11:15 p.m. ET: Dodgers surge ahead in 9th behind Bellinger, Pederson Cody Bellinger was 0-for-13 in the World Series before doubling and scoring in the seventh. Now, he's 2-for-his-last-2.
After Corey Seager singled and Justin Turner walked to open the ninth against Astros closer Ken Giles, Bellinger doubled to center field, giving the Dodgers a 2-1 lead. It was part of a five-run rally against Giles, who faced three batters and did not record an out, and Joe Musgrove, who coughed up Joc Pederson's three-run homer to make it a 6-1 Los Angeles advantage.
More than that, it formed a redemptive narrative for Bellinger, the National League's shoo-in Rookie of the Year. If Bellinger's offensive struggles are in the past, things may be looking up for the Dodgers.
10:29 p.m. ET: Logan's run! Dodgers strike back in 7th A deflating sixth inning could have lingered for a Dodgers team that has not shown much ability to hit with runners in scoring position this Series. Instead, Los Angeles immediately rebounded, when Logan Forsythe singled home Cody Bellinger to tie the game at 1-1 in the seventh.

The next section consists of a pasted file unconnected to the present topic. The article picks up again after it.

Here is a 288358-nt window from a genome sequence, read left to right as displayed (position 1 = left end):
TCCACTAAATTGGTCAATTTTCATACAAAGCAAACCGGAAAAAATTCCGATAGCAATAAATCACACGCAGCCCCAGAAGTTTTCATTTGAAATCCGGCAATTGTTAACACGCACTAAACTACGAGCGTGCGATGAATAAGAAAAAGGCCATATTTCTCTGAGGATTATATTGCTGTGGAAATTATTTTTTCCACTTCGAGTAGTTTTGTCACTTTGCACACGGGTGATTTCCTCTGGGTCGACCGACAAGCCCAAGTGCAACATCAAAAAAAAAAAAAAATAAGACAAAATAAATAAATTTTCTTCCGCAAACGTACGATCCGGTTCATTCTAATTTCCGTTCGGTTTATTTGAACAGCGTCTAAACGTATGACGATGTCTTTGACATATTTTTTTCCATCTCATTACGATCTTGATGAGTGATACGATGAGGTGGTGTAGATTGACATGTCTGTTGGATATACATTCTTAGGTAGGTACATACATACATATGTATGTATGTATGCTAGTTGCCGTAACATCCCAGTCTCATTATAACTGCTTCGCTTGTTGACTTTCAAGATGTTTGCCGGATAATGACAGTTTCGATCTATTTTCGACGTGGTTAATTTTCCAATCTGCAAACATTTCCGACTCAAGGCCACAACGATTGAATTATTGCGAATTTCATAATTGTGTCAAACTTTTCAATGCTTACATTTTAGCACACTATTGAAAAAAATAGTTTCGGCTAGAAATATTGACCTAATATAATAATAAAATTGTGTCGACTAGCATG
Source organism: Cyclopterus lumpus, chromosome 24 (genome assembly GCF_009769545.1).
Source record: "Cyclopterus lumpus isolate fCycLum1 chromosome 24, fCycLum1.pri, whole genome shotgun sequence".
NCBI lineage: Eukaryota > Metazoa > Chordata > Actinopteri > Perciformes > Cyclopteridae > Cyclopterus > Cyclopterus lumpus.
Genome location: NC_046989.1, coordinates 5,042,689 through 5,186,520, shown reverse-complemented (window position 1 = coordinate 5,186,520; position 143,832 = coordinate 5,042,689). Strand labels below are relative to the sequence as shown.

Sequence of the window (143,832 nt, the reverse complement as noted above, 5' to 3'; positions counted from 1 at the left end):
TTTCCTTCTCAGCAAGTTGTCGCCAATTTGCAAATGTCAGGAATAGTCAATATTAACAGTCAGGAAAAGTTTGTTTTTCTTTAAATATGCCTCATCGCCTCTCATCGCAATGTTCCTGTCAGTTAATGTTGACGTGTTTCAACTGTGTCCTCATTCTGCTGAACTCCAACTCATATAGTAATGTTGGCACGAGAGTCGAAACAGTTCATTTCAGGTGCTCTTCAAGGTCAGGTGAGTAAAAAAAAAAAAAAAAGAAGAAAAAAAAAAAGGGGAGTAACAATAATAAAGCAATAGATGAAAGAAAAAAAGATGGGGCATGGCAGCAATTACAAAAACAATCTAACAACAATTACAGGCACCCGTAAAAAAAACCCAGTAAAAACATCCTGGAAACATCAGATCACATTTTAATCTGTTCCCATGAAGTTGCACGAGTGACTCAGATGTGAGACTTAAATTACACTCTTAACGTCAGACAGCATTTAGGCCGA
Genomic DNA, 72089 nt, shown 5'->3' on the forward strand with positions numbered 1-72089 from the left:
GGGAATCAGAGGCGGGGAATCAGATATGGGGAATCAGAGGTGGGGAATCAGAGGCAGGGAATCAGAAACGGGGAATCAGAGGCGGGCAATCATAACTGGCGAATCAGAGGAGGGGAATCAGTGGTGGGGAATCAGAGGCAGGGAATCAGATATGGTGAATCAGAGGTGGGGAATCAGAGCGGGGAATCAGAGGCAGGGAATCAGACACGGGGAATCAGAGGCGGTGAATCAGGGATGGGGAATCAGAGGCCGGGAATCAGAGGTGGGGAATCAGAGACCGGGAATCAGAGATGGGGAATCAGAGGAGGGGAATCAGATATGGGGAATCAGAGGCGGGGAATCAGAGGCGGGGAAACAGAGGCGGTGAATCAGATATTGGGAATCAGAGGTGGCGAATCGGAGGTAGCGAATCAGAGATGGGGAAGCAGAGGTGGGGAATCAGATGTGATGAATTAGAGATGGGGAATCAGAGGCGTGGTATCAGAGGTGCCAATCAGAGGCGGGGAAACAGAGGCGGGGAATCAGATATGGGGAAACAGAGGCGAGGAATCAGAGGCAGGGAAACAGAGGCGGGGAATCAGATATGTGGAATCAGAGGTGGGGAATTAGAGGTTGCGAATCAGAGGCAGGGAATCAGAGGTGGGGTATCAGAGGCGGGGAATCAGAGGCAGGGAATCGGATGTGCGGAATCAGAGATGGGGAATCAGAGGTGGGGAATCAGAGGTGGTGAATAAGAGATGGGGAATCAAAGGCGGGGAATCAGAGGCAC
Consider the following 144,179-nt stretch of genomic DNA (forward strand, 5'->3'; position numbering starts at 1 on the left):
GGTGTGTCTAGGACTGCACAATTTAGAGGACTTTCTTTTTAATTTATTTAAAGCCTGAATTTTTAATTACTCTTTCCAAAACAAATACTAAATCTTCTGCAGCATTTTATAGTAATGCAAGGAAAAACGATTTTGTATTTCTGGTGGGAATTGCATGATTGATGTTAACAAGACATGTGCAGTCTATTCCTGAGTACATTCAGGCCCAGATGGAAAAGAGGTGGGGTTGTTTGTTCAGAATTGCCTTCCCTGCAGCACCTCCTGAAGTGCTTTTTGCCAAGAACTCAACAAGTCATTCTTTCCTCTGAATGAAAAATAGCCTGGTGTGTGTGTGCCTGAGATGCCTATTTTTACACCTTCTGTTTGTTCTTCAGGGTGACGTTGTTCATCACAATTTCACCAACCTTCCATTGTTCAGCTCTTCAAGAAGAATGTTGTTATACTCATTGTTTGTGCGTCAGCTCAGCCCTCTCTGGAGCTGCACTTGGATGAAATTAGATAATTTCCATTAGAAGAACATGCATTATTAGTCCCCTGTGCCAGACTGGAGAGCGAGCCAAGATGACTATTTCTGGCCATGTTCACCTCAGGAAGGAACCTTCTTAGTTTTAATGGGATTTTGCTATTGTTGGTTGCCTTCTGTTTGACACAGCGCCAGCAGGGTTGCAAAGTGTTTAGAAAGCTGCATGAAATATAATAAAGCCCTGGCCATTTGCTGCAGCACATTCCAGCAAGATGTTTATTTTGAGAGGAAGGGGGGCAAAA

Bellinger had been 0-for-13 with eight strikeouts in the World Series when he doubled off the left-center-field wall with one out in the seventh. Astros manager A.J. Hinch came to the mound and, following a brief discussion with Charlie Morton, decided to lift his starter from the game for Will Harris.
The decision backfired two batters later when Forsythe laced his RBI single into center field, plating Bellinger with ease.
10:10 p.m. ET: Springer's dinger ends no-no, KOs Wood There was little traffic on the bases during the first five innings at Minute Maid Park. That changed in the sixth, when the Astros cut down a run at the plate and scored one of their own.
In the top of the inning, Alex Bregman fired home to retire Austin Barnes, who was attempting to score on a Chris Taylor ground ball to the right side. Catcher Brian McCann applied the tag with plenty of time to spare, saving Charlie Morton what would have been his first run of the game.